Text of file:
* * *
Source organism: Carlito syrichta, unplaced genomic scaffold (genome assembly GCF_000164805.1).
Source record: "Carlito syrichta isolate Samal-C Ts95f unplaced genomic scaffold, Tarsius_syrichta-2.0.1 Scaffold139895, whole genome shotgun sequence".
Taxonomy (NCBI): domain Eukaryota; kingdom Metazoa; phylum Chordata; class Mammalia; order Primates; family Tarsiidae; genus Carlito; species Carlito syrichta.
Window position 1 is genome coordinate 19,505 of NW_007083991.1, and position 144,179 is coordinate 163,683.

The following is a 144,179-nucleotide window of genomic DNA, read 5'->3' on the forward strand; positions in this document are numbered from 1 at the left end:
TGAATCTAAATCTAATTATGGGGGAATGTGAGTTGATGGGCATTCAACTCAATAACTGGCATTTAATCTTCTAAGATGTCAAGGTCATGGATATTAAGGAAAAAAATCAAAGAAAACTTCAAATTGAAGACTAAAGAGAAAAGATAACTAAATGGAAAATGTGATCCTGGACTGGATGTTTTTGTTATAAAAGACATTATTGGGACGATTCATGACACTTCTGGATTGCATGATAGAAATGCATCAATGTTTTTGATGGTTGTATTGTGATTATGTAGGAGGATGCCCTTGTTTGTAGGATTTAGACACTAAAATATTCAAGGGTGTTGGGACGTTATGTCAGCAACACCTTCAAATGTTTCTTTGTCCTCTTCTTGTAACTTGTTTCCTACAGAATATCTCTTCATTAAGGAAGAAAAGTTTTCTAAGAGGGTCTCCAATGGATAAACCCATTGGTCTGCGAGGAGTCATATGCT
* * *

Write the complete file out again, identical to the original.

Source organism: Carlito syrichta, unplaced genomic scaffold (genome assembly GCF_000164805.1).
Source record: "Carlito syrichta isolate Samal-C Ts95f unplaced genomic scaffold, Tarsius_syrichta-2.0.1 Scaffold139895, whole genome shotgun sequence".
Taxonomy (NCBI): domain Eukaryota; kingdom Metazoa; phylum Chordata; class Mammalia; order Primates; family Tarsiidae; genus Carlito; species Carlito syrichta.
Window position 1 is genome coordinate 19,505 of NW_007083991.1, and position 144,179 is coordinate 163,683.

The following is a 144,179-nucleotide window of genomic DNA, read 5'->3' on the forward strand; positions in this document are numbered from 1 at the left end:
TGAATCTAAATCTAATTATGGGGGAATGTGAGTTGATGGGCATTCAACTCAATAACTGGCATTTAATCTTCTAAGATGTCAAGGTCATGGATATTAAGGAAAAAAATCAAAGAAAACTTCAAATTGAAGACTAAAGAGAAAAGATAACTAAATGGAAAATGTGATCCTGGACTGGATGTTTTTGTTATAAAAGACATTATTGGGACGATTCATGACACTTCTGGATTGCATGATAGAAATGCATCAATGTTTTTGATGGTTGTATTGTGATTATGTAGGAGGATGCCCTTGTTTGTAGGATTTAGACACTAAAATATTCAAGGGTGTTGGGACGTTATGTCAGCAACACCTTCAAATGTTTCTTTGTCCTCTTCTTGTAACTTGTTTCCTACAGAATATCTCTTCATTAAGGAAGAAAAGTTTTCTAAGAGGGTCTCCAATGGATAAACCCATTGGTCTGCGAGGAGTCATATGCT